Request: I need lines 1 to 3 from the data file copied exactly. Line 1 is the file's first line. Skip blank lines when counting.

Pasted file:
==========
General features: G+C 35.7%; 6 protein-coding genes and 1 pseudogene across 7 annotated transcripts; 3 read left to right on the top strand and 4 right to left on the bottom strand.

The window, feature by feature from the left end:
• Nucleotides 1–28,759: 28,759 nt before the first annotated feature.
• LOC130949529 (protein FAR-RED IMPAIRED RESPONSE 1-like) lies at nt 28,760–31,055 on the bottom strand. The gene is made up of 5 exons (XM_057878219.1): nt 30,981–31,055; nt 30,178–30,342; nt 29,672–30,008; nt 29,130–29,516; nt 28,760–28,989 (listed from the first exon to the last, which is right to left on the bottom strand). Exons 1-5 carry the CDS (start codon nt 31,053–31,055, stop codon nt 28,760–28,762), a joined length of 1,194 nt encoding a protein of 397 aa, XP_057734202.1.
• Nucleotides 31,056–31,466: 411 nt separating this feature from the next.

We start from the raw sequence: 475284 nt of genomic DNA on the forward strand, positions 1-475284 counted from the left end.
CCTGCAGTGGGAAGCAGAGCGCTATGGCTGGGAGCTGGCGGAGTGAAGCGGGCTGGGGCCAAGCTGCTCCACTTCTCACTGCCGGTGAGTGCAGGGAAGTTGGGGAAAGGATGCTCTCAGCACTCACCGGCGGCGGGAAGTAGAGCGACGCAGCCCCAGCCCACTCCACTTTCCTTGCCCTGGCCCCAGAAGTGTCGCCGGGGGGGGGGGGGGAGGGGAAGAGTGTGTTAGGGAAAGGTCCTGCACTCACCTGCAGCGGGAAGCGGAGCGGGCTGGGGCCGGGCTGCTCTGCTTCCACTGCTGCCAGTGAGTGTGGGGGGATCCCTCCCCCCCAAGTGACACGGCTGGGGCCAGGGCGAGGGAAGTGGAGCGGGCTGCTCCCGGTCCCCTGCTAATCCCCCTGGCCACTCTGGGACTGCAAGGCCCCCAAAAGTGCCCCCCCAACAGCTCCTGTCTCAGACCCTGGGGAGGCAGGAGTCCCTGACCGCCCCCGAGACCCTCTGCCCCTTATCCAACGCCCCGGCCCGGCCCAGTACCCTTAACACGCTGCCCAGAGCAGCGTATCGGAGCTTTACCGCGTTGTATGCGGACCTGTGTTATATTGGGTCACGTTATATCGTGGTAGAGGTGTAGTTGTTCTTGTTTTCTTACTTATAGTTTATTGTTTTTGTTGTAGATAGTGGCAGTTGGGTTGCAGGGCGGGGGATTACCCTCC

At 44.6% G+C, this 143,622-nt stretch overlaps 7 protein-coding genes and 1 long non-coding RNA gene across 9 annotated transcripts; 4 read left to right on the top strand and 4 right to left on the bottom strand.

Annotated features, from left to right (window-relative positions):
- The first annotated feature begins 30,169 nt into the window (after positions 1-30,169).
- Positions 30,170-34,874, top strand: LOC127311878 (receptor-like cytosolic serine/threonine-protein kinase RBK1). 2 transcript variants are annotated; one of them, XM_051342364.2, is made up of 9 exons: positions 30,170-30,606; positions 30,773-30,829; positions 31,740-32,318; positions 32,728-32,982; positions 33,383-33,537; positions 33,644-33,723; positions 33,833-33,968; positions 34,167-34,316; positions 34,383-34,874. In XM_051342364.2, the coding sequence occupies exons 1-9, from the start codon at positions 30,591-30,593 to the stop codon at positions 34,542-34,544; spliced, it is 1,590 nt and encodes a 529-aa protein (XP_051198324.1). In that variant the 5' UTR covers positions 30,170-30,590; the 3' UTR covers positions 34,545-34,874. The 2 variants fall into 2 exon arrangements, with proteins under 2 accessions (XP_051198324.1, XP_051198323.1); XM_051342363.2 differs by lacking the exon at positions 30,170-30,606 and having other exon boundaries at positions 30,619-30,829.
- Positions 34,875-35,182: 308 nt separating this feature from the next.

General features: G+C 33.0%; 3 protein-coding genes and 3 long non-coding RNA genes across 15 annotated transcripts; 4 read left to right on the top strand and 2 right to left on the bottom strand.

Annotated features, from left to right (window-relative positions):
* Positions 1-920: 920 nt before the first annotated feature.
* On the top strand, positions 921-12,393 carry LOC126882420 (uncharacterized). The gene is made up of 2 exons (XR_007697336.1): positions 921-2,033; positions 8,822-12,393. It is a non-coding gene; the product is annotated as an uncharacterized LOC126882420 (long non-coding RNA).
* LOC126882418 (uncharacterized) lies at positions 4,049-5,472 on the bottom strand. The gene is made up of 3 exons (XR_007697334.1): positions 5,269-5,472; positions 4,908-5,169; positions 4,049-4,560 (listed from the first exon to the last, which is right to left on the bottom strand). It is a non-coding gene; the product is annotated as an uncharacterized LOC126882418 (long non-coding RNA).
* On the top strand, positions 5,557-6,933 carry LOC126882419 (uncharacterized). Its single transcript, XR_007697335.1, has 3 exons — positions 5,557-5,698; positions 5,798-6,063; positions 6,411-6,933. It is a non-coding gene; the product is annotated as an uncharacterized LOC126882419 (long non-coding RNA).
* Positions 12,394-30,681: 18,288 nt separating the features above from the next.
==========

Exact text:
General features: G+C 35.7%; 6 protein-coding genes and 1 pseudogene across 7 annotated transcripts; 3 read left to right on the top strand and 4 right to left on the bottom strand.

The window, feature by feature from the left end:
• Nucleotides 1–28,759: 28,759 nt before the first annotated feature.